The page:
“If you love me, obey my commandments. And I will ask the Father, and he will give you another Advocate, who will never leave you. He is the Holy Spirit, who leads into all truth.” John 14:15-17


While we will never reach full maturity in our spiritual walk this side of Heaven, our relationship with the Lord provides the strength for everything else. What needs replenished in your life this summer? Take time to make those areas a priority so that you have the stamina for reconstruction.


Note to self: Replenish before taking on something new.


RECONSTRUCT. Summers are a busy time for me. Early in my career I was either doing home improvement projects or taking courses at the university. I loved doing new things, and summers were a time to branch out. I embraced the saying, “Out with the old, and in with the new!”


Needless to say, this summer is going to be a bit different, but in a good way. Reconstruction can involve starting something completely new or remodeling some of our old beliefs and practices. While some of you may undergo real construction projects this summer (remodeling or new), the reconstruction here is in reference to self-growth. Given what all of us have experienced these past few months, I am willing to bet we have identified areas of growth needed in our own lives. I know I have. Maybe you want to be better at providing online learning, or maybe you want to devise ways to address the social and emotional needs of your students or staff next year. Maybe you need to increase your knowledge base in an area of instruction, or maybe you need to start a new Bible study so you can become more spiritually mature. You may be like me and want to combine a couple of these.


As I have stated in earlier blogs, my heart has really been burdened by the unrest in our country around racism. I have had to come face-to-face with my lack of understanding and neutrality on the topic (see Neutrality by Keisha Hill). I have so much I need to learn, but I also see this as spiritual endeavor. My reconstruction process will be listening to others, identifying my own biases, educating myself on the history of racism, and seeking God’s guidance and wisdom as I discern the action steps I need to take in order to be obedient to His Word. Reconstruction is an ongoing process. It doesn’t happen overnight, and it doesn’t happen if we aren’t purposeful about our need to grow as believers.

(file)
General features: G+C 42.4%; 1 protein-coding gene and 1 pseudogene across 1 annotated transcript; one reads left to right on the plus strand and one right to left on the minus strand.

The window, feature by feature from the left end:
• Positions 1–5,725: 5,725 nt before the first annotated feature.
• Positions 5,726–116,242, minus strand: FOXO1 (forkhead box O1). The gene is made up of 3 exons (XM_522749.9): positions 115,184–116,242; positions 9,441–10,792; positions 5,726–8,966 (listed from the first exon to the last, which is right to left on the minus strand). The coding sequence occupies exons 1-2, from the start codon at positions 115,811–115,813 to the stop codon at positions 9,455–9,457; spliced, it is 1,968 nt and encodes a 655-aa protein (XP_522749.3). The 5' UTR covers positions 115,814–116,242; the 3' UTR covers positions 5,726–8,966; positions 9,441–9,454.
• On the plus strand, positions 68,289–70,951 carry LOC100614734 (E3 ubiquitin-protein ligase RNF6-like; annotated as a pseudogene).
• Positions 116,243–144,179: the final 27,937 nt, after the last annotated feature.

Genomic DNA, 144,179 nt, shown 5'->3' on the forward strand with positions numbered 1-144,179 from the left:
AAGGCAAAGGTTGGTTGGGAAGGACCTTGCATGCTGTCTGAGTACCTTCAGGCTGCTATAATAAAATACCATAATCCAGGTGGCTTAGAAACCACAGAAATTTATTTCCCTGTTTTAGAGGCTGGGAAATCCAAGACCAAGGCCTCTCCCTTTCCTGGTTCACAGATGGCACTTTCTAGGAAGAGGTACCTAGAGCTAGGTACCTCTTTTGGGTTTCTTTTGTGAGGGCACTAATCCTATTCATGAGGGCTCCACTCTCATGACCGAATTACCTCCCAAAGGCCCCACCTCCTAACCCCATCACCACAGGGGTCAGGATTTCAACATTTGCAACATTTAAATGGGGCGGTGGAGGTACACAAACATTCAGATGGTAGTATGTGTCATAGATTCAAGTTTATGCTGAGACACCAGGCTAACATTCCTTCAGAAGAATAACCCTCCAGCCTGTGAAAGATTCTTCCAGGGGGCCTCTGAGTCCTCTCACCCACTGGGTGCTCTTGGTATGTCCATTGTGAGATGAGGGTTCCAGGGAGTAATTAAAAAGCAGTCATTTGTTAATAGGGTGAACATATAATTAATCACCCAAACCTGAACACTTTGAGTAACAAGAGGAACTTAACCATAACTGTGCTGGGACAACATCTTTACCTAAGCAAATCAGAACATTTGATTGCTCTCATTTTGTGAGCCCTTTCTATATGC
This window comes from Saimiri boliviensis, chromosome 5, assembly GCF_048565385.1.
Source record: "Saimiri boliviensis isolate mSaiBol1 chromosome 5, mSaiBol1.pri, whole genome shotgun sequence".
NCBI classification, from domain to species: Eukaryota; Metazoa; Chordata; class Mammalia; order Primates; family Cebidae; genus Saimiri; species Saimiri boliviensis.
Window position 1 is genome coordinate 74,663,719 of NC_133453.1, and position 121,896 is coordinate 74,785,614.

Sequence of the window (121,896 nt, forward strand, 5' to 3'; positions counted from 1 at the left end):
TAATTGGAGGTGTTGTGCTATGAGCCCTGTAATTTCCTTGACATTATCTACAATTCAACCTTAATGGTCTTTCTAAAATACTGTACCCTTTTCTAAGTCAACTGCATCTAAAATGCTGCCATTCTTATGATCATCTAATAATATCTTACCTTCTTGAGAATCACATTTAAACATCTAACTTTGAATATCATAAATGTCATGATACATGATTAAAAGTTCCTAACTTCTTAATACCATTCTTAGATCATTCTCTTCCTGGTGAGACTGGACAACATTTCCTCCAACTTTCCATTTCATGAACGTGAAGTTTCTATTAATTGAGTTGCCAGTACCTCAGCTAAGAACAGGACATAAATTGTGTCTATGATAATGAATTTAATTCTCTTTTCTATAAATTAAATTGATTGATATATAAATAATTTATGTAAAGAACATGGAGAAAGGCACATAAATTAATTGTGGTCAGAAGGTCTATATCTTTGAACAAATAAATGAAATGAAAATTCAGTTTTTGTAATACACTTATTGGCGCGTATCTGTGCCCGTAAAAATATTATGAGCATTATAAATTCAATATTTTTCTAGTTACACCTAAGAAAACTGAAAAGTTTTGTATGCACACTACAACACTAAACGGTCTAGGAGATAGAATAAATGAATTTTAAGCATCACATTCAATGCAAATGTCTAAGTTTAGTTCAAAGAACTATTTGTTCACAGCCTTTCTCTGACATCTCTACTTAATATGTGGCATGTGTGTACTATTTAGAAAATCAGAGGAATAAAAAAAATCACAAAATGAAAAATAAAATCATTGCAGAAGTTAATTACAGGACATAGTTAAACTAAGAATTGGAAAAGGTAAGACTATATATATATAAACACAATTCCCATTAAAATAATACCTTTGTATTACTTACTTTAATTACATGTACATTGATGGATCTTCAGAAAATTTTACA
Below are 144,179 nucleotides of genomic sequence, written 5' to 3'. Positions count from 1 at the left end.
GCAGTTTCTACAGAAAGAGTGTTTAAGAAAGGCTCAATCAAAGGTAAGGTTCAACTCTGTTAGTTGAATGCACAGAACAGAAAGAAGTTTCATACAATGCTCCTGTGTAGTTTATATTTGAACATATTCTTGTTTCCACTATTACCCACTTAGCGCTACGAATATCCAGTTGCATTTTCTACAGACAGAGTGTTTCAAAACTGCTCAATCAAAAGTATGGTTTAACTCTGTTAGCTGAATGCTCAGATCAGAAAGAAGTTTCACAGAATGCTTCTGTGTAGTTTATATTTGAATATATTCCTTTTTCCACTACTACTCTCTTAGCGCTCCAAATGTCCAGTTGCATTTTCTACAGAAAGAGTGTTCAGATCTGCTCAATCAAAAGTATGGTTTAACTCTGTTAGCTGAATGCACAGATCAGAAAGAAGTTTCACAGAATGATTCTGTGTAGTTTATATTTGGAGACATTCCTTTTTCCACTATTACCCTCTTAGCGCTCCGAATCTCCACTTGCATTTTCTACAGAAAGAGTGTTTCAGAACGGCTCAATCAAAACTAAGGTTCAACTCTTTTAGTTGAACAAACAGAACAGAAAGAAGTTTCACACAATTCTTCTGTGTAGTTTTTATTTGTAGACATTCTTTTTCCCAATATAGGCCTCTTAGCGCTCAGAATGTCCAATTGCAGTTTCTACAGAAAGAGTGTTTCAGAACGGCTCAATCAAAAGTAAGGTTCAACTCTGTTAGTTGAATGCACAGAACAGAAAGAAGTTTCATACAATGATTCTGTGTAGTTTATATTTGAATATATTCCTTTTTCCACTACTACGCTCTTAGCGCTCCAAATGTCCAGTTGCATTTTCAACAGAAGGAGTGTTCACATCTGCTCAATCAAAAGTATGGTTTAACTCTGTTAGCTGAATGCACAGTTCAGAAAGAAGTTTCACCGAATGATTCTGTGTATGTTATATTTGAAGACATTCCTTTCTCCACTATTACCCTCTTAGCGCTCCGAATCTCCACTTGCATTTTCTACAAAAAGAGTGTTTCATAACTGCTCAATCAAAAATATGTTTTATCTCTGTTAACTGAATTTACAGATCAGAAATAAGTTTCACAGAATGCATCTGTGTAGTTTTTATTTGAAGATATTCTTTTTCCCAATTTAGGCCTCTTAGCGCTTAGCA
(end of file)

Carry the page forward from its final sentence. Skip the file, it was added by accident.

Don’t copy the behavior and customs of this world, but let God transform you into a new person by changing the way you think. Then you will learn to know God’s will for you, which is good and pleasing and perfect. Romans 12:2


The summer is short. We don’t want to waste the precious time we have. What needs reconstructed in your life this summer?

Note to self: Let God continue His construction process in your life.


READY. This recommendation is as much mindset as anything. Whether we are resting, replenishing, or reconstructing, when God is working in our lives, Satan goes to work. He wants nothing more than to weaken our faith. Ready yourself. Expect roadblocks. Expect opposition. Evil is just around the corner. It has always been there (Genesis 3). I am not telling you this to scare you. I’m emphasizing this because I don’t want you to be caught off guard.


During the establishment of the early church in Acts, the apostles faced unbelievable obstacles as they proclaimed the gospel all throughout Asia Minor. They did nothing wrong, but still they were persecuted. Despite their suffering, God’s provision always sustained them. I am amazed at how they remained focused, joyful, and determined. They did not allow their circumstances to derail their calling. In fact, their faith was strengthened. James assures us that trials will come, and when they do, we will emerge stronger than ever.


Count it all joy, my brothers, when you meet trials of various kinds, for you know that the testing of your faith produces steadfastness. And let steadfastness have its full effect, that you may be perfect and complete, lacking in nothing. James 1: 2-4


Summer is a great time, and as the school year approaches, there will be bumps in the road. We can be victorious despite our circumstances if we remember who the real enemy is. Are you ready? What verses will you cling to? Who can you call for spiritual encouragement? Let’s be prepared.


Note to self: Get ready for battle, and remember God is the ultimate victor.


What now? God has a plan for you! Take time this summer to rest, replenish, reconstruct, and ready yourself for a great year!